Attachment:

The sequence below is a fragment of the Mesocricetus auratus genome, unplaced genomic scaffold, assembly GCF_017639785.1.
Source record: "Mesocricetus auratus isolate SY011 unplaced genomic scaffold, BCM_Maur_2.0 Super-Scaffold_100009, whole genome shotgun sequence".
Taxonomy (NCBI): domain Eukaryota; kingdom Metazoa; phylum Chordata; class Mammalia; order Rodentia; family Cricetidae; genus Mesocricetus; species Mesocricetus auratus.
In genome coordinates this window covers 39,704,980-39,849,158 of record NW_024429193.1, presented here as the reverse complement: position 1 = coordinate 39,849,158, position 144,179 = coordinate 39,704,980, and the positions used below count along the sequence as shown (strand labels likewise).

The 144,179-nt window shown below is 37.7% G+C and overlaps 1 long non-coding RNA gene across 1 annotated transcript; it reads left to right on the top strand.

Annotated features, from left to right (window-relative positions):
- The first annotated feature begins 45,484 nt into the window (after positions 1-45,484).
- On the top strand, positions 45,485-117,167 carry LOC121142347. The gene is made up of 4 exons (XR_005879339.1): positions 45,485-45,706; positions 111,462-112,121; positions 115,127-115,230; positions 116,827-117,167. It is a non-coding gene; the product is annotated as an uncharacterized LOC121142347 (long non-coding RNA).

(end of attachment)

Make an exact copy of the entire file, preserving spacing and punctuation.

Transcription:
The sequence below is a fragment of the Mesocricetus auratus genome, unplaced genomic scaffold, assembly GCF_017639785.1.
Source record: "Mesocricetus auratus isolate SY011 unplaced genomic scaffold, BCM_Maur_2.0 Super-Scaffold_100009, whole genome shotgun sequence".
Taxonomy (NCBI): domain Eukaryota; kingdom Metazoa; phylum Chordata; class Mammalia; order Rodentia; family Cricetidae; genus Mesocricetus; species Mesocricetus auratus.
In genome coordinates this window covers 39,704,980-39,849,158 of record NW_024429193.1, presented here as the reverse complement: position 1 = coordinate 39,849,158, position 144,179 = coordinate 39,704,980, and the positions used below count along the sequence as shown (strand labels likewise).

The 144,179-nt window shown below is 37.7% G+C and overlaps 1 long non-coding RNA gene across 1 annotated transcript; it reads left to right on the top strand.

Annotated features, from left to right (window-relative positions):
- The first annotated feature begins 45,484 nt into the window (after positions 1-45,484).
- On the top strand, positions 45,485-117,167 carry LOC121142347. The gene is made up of 4 exons (XR_005879339.1): positions 45,485-45,706; positions 111,462-112,121; positions 115,127-115,230; positions 116,827-117,167. It is a non-coding gene; the product is annotated as an uncharacterized LOC121142347 (long non-coding RNA).